Iraqi Prime Minister Ibrahim Jafari will visit Tokyo on Monday for talks on Japanese support for his country's reconstruction, Japan's Foreign Ministry said Thursday. Jafari, making his first visit to Japan, will meet with Prime Minster Junichiro Koizumi to discuss the role of Japanese non-combat military personnel in Iraq and Japan-Iraq relations, the ministry said. Japan is expected to decide soon the details of extending its military deployment in Iraq when the current mission expires Dec. 14.
Japan's Kyodo News service reported Wednesday that Koizumi's Cabinet would decide on Dec. 8 to allow the troops to stay for an additional year, but that the government still could decide later to withdraw the troops around May.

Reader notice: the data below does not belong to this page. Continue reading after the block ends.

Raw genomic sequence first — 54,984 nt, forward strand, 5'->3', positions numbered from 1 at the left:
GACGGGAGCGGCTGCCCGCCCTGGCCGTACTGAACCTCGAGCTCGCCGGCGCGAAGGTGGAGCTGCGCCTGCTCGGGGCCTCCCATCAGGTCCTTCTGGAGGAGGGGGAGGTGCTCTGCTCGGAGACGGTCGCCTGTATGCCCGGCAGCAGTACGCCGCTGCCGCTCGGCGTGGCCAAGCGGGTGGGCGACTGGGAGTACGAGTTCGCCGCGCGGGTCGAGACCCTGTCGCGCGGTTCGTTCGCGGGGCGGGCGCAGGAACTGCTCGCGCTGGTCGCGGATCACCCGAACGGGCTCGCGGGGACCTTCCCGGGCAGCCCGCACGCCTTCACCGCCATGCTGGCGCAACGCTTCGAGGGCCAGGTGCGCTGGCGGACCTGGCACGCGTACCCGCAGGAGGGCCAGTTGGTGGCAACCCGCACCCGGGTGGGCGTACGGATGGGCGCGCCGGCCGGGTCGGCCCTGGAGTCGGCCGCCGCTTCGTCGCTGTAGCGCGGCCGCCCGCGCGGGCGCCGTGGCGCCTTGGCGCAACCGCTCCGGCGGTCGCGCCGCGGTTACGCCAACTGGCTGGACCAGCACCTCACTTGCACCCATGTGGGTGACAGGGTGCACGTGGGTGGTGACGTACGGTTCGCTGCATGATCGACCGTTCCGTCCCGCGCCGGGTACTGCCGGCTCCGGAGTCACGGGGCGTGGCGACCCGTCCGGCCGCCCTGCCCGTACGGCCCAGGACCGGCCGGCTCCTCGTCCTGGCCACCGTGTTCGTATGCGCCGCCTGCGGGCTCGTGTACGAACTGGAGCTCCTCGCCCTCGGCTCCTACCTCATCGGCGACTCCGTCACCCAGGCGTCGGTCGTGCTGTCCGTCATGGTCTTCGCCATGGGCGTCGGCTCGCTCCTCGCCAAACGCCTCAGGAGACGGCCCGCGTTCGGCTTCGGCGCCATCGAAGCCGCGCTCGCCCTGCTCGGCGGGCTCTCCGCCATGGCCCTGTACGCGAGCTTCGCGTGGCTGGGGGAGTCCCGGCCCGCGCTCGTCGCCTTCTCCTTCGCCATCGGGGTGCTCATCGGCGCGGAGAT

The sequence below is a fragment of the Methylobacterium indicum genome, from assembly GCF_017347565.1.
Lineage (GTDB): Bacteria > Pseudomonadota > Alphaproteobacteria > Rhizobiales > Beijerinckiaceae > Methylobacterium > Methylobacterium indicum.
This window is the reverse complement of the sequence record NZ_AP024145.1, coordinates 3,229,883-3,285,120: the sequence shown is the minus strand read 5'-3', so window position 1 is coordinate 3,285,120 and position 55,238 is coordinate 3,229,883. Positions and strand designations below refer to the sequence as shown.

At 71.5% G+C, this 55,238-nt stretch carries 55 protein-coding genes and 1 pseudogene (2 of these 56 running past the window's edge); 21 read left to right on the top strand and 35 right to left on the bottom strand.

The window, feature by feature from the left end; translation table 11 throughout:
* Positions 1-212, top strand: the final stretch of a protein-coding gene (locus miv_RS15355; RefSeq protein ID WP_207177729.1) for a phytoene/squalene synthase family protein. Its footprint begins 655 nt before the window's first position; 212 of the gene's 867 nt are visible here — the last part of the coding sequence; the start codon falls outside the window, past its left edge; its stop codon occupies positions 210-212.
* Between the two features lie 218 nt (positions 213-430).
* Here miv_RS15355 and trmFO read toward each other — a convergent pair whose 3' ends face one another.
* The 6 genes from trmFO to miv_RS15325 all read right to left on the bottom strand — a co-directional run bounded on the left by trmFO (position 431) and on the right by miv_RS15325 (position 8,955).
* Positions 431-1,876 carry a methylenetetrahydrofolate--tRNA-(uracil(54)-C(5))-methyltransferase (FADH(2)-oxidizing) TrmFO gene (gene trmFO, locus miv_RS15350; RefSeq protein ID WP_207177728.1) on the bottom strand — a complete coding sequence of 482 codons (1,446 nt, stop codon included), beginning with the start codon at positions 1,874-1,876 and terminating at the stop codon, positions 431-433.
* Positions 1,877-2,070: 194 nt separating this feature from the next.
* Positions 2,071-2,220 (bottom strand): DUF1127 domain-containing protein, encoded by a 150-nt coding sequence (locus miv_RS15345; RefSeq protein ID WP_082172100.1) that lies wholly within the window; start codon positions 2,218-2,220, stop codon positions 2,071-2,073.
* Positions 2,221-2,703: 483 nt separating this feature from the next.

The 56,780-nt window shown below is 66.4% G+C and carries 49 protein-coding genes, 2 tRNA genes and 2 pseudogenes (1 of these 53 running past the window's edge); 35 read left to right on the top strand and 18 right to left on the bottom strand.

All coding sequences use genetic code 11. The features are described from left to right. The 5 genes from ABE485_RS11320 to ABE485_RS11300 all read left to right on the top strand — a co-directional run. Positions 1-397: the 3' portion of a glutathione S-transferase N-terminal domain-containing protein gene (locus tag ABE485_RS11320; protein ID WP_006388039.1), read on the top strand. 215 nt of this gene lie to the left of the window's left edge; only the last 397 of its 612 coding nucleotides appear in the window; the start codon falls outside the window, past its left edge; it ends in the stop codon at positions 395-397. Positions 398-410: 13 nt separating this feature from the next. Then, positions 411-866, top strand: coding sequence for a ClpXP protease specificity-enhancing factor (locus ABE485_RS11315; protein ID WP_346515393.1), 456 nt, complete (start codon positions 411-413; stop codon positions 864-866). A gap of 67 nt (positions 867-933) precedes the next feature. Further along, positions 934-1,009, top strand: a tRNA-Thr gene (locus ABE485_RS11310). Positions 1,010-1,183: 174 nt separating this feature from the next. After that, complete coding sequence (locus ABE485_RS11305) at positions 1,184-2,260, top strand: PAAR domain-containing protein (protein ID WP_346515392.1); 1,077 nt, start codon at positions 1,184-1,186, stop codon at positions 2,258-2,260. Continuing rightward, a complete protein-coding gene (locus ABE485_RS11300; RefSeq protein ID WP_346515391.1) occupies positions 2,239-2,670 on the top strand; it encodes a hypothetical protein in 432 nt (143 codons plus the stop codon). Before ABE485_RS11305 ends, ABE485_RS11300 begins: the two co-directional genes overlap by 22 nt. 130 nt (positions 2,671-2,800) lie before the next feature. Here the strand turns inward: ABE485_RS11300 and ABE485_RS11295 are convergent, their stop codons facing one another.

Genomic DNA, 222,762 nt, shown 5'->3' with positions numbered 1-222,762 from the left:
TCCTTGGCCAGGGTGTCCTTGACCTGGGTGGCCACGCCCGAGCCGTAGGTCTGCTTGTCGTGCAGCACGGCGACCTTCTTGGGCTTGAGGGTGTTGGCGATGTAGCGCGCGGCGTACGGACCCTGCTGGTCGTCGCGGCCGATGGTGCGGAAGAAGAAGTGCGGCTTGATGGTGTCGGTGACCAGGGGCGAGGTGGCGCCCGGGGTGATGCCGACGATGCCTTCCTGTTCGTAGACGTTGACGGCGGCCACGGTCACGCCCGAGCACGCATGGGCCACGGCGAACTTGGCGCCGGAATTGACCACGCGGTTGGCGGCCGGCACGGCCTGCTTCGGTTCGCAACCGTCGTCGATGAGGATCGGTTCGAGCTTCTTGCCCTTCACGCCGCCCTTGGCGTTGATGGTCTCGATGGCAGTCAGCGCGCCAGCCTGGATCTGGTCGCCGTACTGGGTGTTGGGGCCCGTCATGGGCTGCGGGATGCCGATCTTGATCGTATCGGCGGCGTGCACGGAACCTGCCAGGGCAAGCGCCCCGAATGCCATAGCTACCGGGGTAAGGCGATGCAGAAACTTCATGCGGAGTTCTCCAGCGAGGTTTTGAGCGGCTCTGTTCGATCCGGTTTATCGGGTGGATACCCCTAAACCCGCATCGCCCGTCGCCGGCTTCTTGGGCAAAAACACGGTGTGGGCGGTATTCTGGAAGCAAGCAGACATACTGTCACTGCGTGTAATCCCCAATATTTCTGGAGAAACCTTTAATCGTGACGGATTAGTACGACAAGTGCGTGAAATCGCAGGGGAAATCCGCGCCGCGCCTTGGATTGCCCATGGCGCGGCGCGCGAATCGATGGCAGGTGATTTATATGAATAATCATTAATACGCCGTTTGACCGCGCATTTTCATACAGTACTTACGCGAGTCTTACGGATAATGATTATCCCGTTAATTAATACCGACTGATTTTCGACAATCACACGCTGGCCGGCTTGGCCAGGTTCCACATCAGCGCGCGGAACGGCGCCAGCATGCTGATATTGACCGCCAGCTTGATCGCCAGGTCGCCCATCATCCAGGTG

Japan has about 600 non-combat troops based in Samawah who are rebuilding schools, purifying water and conducting other humanitarian work. Japan's pacifist constitution bans the use of force in solving international disputes.
Koizumi was a staunch supporter of the U.S.-led invasion of Iraq, and went ahead with the dispatch last year despite public opposition and concerns about the safety of Japanese troops.
The dispatch has since grown increasingly unpopular in Japan. A poll published in the national Asahi newspaper earlier this week showed 69 percent of respondents opposed extending the mission, up from 55 percent in a previous survey in January.
Support for the mission dropped to 22 percent from 33 percent, the newspaper said. No margin of error was provided, reports the AP. I.L.
Starting from October 18, Iran will be able to start selling its missiles and UAVs to Russia due to the expiration of UN sanctions. Russia will use those weapons to strike a massive blow on the Armed Forces of Ukraine